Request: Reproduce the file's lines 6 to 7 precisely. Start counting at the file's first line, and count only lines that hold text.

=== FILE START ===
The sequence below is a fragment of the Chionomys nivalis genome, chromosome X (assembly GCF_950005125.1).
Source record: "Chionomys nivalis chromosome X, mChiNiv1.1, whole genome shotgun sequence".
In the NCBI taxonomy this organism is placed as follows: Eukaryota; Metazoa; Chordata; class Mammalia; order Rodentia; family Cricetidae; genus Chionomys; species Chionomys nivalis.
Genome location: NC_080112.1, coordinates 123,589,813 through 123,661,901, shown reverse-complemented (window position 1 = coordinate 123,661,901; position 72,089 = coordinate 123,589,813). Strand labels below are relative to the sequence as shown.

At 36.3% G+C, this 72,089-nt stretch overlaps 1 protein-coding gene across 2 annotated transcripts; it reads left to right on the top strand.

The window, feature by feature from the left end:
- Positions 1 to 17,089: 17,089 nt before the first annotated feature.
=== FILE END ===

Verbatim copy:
The window, feature by feature from the left end:
- Positions 1 to 17,089: 17,089 nt before the first annotated feature.